Facing a rising crime wave from drug-running to human organ smuggling that siphons money into terrorism, 16 West African states have launched an unprecedented data-sharing scheme to fight illegal activity, but observers say the initiative faces sizeable hurdles.
The scheme -- which aims to set up a cybernet where national police forces will pool information on wanted individuals, criminal records, illegal weapons, and stolen cars and documents -- brings together 15 members of the Economic Community of West African States (ECOWAS) plus Mauritania.
Known as WAPIS -- the West Africa Police Information System -- the EU-funded scheme has been in gestation for several years and will ultimately be hooked up to Interpol's global criminal databases.
It will be "crucial to effectively combating transnational organised crime and terrorism", according to the international police agency.
Interpol's secretary general, Juergen Stock, said that smuggling in drugs, weapons, human beings, fake drugs and even human organs was rife in West Africa.
He put regional criminal turnover at "more than $3 billion (2.58 billion euros) annually," added to which is maritime piracy in the Gulf of Guinea, estimated to have cost coastal states around $800 million last year.
The WAPIS scheme was officially launched to much pomp on Tuesday in Abidjan, Ivory Coast's economic hub, in a ceremony gathering security ministers, police chiefs and national security heads from across this vast, complex and varied region.
Defenders of WAPIS say the scheme will be a boon for police forces battling an escalating wave of crime in West Africa, where criminals and terrorists find an easy place to hide in the cracks between different jurisdictions.
"It will be a key solution for strengthening security in the region," predicted Ivorian Interior Minister Sidiki Diakite.
"Cross-border crime is continually rising," said Francis Behanzin, a general from Benin who is an ECOWAS commissioner in charge of political affairs and security.
Behanzin said transnational crime was also becoming more "hybrid" -- with more and more crime being used to raise funds for terrorist activities.
"Organised crime has colossal means at its disposal, as well as determination -- sometimes it is better organised than states themselves," he told journalists.
However, the rollout of the WAPIS programme shows just how badly states are struggling to keep up.
It was first introduced as a pilot scheme in 2012 in Benin, Ghana, Mali and Niger -- Tuesday's launch marks the next phase in which it will be extended to the 12 other partners over the next four years, starting with Burkina Faso, Chad, Ivory Coast and Mauritania.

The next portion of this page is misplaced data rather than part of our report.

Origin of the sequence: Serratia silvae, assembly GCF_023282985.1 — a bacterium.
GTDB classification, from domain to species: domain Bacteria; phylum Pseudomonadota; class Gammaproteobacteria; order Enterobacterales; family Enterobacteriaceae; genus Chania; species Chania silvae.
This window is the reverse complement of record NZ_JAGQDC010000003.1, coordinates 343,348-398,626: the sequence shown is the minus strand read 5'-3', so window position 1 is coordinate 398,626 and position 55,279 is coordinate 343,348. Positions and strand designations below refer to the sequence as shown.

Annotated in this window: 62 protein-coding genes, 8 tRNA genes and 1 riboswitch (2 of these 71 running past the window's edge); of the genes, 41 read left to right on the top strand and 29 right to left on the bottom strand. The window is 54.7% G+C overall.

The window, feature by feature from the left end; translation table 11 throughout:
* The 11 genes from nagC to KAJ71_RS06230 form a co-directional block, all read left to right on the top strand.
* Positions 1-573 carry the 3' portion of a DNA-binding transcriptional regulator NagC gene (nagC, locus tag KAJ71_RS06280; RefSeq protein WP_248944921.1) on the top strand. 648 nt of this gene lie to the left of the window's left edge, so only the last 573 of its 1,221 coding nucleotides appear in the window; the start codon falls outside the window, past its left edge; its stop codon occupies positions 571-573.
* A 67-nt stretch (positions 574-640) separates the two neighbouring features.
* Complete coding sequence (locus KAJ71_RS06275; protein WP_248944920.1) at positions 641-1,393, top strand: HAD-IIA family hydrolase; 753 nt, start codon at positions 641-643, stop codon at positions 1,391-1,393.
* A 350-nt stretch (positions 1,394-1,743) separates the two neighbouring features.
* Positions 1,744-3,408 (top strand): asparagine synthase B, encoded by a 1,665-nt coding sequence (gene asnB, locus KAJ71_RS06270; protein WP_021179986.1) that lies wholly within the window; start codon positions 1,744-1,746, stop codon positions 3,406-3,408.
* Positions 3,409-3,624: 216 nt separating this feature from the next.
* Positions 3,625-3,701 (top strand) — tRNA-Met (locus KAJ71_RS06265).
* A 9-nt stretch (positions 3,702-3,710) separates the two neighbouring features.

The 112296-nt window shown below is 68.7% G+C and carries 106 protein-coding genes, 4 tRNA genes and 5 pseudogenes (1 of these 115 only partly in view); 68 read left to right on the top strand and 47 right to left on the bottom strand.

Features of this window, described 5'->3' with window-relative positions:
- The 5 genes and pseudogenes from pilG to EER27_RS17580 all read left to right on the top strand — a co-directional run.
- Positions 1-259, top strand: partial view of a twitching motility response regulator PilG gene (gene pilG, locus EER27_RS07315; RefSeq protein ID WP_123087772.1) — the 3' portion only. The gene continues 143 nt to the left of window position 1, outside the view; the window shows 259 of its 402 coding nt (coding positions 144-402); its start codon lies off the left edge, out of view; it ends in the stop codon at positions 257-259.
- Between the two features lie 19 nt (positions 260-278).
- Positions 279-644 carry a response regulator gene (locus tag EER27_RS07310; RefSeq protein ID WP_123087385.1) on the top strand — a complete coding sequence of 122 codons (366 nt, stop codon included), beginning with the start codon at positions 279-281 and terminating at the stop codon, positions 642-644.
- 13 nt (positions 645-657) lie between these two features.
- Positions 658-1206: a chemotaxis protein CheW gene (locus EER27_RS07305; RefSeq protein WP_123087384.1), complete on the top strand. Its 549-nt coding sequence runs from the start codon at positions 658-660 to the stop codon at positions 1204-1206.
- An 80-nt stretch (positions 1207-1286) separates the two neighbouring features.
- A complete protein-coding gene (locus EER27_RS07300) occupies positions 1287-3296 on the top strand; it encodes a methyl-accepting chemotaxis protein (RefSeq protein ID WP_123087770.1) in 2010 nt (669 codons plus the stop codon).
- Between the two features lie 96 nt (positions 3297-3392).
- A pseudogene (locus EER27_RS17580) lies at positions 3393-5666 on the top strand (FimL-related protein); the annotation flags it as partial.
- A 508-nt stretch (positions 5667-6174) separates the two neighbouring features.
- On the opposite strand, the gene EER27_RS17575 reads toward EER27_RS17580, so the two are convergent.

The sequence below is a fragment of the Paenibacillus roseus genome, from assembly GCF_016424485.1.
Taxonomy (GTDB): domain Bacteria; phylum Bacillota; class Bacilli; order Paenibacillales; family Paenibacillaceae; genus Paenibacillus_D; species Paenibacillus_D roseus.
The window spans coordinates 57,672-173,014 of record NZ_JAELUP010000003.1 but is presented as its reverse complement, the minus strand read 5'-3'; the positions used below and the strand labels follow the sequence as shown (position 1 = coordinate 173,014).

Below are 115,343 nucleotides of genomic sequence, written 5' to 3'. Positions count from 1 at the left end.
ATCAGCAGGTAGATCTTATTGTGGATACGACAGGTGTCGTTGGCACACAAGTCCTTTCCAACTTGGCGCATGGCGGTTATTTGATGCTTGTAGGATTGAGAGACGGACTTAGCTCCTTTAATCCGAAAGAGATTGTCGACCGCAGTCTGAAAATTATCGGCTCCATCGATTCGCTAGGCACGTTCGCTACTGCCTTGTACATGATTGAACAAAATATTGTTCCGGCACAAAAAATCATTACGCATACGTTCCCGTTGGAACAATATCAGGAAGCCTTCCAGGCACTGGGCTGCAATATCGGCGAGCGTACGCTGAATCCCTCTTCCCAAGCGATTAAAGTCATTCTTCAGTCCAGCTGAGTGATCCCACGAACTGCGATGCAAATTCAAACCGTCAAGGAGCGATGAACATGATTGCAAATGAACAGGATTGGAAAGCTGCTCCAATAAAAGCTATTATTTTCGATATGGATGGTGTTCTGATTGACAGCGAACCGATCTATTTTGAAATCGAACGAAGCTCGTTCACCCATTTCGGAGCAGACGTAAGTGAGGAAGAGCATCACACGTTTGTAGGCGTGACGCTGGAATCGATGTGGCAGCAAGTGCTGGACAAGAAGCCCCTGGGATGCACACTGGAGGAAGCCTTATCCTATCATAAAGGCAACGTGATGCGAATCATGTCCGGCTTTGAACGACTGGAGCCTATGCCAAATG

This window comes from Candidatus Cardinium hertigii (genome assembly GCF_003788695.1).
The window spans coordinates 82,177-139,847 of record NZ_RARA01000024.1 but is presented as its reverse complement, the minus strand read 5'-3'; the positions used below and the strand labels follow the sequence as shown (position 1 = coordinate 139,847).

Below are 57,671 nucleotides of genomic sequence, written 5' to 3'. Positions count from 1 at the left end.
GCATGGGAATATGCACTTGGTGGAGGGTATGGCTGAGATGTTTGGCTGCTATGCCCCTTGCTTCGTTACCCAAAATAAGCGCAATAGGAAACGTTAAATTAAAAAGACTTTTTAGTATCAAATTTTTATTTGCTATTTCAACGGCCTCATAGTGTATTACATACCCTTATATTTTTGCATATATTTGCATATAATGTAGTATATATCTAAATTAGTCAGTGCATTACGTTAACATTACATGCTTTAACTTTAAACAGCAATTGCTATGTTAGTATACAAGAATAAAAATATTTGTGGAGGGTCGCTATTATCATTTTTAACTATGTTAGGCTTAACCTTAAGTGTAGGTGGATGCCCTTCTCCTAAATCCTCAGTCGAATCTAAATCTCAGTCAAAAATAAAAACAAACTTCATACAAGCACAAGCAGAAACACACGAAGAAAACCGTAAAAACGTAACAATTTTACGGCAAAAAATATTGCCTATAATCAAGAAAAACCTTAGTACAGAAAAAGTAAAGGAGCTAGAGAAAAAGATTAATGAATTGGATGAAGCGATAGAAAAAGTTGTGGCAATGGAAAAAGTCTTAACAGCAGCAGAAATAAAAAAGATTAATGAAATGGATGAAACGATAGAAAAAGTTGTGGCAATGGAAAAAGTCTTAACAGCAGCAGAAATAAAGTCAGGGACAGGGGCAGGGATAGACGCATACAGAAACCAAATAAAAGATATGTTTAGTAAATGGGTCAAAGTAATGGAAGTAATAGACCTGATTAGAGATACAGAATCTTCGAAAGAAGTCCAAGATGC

The first step will be to computerise police records: most of them, in 2018, are still on paper, a presentation document revealed.
Cross-border crime-busting projects in West Africa have a long history, dating back more than 20 years, but they have had only faltering progress.
In 2005, ECOWAS leaders agreed a deal to create an "Office for Information and Criminal Investigation" -- a WAPIS forerunner for data sharing -- but the protocol was never ratified, Behanzin said.
Before this week's Abidjan meeting, national police and security chiefs had not met for four years, he said.
"The security services in the countries of West Africa do not cooperate enough," he said, describing their relationship as marked by "competition".
Jean-Francois Valette, the EU's envoy to Ivory Coast, said that cooperation was a learning process, for national police forces had a "natural reflex to keep information to themselves".
The EU is providing 28 million euros ($32.64 million) to fund WAPIS.
"It's a programme that's positive for the region and for us too," Valette said, pointing out how Europe suffers many consequences of the crime wave in West Africa, in such forms as drug trafficking, illegal migrants and terrorism.
The security services in West Africa "lack professionalism and operational capacity", said Paul Koalaga, a Burkinabe professor of geopolitics who is also a security consultant.
"They are more interested in protecting leaders and spying on rivals" than fighting trans-border crime, he said. "Corruption within the security services sometimes reaches the top levels, who benefit from trafficking."